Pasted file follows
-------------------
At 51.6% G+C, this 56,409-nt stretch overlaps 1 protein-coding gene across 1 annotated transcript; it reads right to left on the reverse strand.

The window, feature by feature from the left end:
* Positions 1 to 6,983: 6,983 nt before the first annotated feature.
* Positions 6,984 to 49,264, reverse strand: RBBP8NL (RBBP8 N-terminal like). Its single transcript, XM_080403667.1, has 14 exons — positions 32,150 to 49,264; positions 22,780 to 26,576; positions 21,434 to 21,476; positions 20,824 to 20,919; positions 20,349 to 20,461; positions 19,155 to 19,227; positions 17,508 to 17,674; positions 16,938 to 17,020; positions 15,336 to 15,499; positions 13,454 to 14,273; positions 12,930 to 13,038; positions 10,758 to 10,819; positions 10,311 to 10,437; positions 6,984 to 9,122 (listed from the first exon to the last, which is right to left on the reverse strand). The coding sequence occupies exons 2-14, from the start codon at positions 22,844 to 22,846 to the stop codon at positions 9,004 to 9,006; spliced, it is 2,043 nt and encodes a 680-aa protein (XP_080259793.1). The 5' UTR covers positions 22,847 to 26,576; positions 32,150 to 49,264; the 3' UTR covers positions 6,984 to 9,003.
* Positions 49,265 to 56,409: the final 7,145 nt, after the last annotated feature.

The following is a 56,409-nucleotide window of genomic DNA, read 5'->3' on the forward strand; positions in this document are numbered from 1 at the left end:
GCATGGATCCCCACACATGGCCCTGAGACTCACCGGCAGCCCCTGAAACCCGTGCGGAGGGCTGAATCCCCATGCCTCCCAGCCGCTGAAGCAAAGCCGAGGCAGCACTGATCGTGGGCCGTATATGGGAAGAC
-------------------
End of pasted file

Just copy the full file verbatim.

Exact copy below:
At 51.6% G+C, this 56,409-nt stretch overlaps 1 protein-coding gene across 1 annotated transcript; it reads right to left on the reverse strand.

The window, feature by feature from the left end:
* Positions 1 to 6,983: 6,983 nt before the first annotated feature.
* Positions 6,984 to 49,264, reverse strand: RBBP8NL (RBBP8 N-terminal like). Its single transcript, XM_080403667.1, has 14 exons — positions 32,150 to 49,264; positions 22,780 to 26,576; positions 21,434 to 21,476; positions 20,824 to 20,919; positions 20,349 to 20,461; positions 19,155 to 19,227; positions 17,508 to 17,674; positions 16,938 to 17,020; positions 15,336 to 15,499; positions 13,454 to 14,273; positions 12,930 to 13,038; positions 10,758 to 10,819; positions 10,311 to 10,437; positions 6,984 to 9,122 (listed from the first exon to the last, which is right to left on the reverse strand). The coding sequence occupies exons 2-14, from the start codon at positions 22,844 to 22,846 to the stop codon at positions 9,004 to 9,006; spliced, it is 2,043 nt and encodes a 680-aa protein (XP_080259793.1). The 5' UTR covers positions 22,847 to 26,576; positions 32,150 to 49,264; the 3' UTR covers positions 6,984 to 9,003.
* Positions 49,265 to 56,409: the final 7,145 nt, after the last annotated feature.

The following is a 56,409-nucleotide window of genomic DNA, read 5'->3' on the forward strand; positions in this document are numbered from 1 at the left end:
GCATGGATCCCCACACATGGCCCTGAGACTCACCGGCAGCCCCTGAAACCCGTGCGGAGGGCTGAATCCCCATGCCTCCCAGCCGCTGAAGCAAAGCCGAGGCAGCACTGATCGTGGGCCGTATATGGGAAGAC